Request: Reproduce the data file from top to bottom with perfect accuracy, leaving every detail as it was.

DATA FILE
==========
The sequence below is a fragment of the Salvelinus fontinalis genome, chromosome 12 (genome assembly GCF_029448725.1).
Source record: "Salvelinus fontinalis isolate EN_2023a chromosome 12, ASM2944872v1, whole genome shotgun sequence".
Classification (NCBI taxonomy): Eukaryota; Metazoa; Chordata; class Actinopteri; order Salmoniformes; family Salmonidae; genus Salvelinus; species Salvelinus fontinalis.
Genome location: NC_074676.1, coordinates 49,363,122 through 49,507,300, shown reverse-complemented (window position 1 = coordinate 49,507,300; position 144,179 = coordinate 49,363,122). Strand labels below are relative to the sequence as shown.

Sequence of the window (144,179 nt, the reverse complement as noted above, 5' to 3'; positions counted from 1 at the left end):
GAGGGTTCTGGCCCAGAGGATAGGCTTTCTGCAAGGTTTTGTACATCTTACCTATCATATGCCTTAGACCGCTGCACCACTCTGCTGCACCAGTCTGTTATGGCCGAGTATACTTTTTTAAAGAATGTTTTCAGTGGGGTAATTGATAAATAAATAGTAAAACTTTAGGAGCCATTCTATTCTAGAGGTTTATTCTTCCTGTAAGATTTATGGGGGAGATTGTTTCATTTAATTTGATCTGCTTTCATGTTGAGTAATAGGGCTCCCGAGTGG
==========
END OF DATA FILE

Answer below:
The sequence below is a fragment of the Salvelinus fontinalis genome, chromosome 12 (genome assembly GCF_029448725.1).
Source record: "Salvelinus fontinalis isolate EN_2023a chromosome 12, ASM2944872v1, whole genome shotgun sequence".
Classification (NCBI taxonomy): Eukaryota; Metazoa; Chordata; class Actinopteri; order Salmoniformes; family Salmonidae; genus Salvelinus; species Salvelinus fontinalis.
Genome location: NC_074676.1, coordinates 49,363,122 through 49,507,300, shown reverse-complemented (window position 1 = coordinate 49,507,300; position 144,179 = coordinate 49,363,122). Strand labels below are relative to the sequence as shown.

Sequence of the window (144,179 nt, the reverse complement as noted above, 5' to 3'; positions counted from 1 at the left end):
GAGGGTTCTGGCCCAGAGGATAGGCTTTCTGCAAGGTTTTGTACATCTTACCTATCATATGCCTTAGACCGCTGCACCACTCTGCTGCACCAGTCTGTTATGGCCGAGTATACTTTTTTAAAGAATGTTTTCAGTGGGGTAATTGATAAATAAATAGTAAAACTTTAGGAGCCATTCTATTCTAGAGGTTTATTCTTCCTGTAAGATTTATGGGGGAGATTGTTTCATTTAATTTGATCTGCTTTCATGTTGAGTAATAGGGCTCCCGAGTGG